As a child, I worried a lot. About things that seem big to me and things that seemed small to the rest of the people around me. I was aware of my mortality from a very young age and I spent a lot of time, fearing that I would die.
I remember a dream I had when I was about nine or ten. It was a dream that prompted a years-long habit of writing down every detail of any dream I was fortunate or unfortunate enough to remember. Though I think I would’ve remembered the dream regardless of the aforementioned habit.
In the dream, it was night time. I was standing outside a house – it is unclear to me whose house it was but it didn’t feel like mine. I felt worried about an impending disaster and soon enough I watched a plane crash into the house. I remember standing outside in the pyjamas I wore to sleep that night – purple shorts with sleepy cows and a purple shirt to match – watching the fire grow and dance in front of me. There were people around but I don’t recall what they were doing. I just remember the feeling of helplessness and anxiety. I woke up and spent the rest of the day in a strange daze. Anxious about this dream and not understanding what it meant. I just remember explicitly hoping that neither me nor my family died in real life.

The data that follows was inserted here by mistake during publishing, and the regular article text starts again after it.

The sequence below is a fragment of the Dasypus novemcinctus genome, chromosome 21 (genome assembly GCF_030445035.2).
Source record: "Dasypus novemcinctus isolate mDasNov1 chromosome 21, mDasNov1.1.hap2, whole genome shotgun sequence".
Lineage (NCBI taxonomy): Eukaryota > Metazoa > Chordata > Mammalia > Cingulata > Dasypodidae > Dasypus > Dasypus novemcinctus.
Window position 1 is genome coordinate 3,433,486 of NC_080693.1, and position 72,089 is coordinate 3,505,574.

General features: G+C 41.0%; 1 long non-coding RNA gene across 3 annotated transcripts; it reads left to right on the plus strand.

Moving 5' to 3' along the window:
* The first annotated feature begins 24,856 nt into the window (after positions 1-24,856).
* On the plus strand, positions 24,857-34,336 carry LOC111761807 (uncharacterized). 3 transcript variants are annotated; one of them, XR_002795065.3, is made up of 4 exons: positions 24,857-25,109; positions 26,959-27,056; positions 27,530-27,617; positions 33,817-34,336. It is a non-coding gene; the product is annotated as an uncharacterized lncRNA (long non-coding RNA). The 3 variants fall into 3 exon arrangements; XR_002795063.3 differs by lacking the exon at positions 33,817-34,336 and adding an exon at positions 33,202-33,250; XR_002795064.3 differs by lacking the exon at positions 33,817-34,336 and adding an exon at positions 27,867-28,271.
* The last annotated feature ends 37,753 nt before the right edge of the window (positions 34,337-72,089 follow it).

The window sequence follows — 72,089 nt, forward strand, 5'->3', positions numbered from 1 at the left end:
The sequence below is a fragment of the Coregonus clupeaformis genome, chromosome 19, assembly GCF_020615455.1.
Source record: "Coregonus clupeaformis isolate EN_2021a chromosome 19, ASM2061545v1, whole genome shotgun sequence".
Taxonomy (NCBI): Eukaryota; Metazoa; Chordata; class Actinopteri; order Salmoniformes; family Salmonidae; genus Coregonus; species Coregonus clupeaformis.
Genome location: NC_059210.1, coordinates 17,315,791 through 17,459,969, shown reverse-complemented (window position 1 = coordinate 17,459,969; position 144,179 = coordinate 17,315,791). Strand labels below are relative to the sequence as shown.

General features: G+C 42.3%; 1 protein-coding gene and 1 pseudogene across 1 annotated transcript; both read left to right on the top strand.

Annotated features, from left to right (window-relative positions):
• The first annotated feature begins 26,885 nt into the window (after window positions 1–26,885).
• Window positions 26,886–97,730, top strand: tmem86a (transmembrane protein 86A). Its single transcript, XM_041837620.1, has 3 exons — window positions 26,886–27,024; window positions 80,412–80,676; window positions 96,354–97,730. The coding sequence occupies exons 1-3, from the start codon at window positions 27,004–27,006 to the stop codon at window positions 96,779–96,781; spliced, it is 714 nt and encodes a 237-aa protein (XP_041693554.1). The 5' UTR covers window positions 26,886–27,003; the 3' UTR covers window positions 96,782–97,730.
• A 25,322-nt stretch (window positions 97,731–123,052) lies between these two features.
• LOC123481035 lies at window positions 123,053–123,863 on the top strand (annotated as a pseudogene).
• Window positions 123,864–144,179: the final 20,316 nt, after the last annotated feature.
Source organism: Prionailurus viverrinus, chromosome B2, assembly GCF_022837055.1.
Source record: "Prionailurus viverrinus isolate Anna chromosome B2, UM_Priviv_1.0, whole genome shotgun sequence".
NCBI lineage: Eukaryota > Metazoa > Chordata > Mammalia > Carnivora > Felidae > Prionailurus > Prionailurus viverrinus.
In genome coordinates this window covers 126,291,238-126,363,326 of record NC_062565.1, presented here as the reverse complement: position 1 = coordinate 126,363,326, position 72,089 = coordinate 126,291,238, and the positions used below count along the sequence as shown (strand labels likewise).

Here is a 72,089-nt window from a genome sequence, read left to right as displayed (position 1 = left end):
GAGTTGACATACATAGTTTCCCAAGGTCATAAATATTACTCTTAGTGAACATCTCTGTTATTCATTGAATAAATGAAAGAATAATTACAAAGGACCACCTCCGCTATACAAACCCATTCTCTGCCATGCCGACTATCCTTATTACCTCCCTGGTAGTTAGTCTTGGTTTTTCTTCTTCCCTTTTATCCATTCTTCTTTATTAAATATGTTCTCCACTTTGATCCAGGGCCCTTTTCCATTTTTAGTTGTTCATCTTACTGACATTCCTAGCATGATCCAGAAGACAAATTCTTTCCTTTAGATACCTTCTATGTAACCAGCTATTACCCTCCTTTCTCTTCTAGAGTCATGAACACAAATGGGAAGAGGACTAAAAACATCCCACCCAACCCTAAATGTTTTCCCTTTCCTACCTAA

I am anxious about a lot of things, some of them make more sense than others and for a long time I just assumed I was alone and definitely crazy. So I kept it inside.
When I was 11, I began to feel defeated and downtrodden. I would cry on the Sunday before school. I would cry when I came back from school. I was anxious and sad and that combination… What a partnership of awfulness for a child. My mother found me crying into my cereal one weekday morning before school at which point i was prompted to tell her of my unhappiness. It was the first time my parents ever listened to me. I am grateful they did because once I was taken out of that toxic environment and into a different school, I suddenly began to do well, I joined all sorts of extracurricular activities and began to feel like myself. That feeling is one that I strive to replicate constantly but the truth is, a dark cloud often looms over my head. For years I didn’t understand what caused my mind to suddenly go dark – sometimes for weeks or months at a time. I couldn’t identify the reason for my anxiety attacks.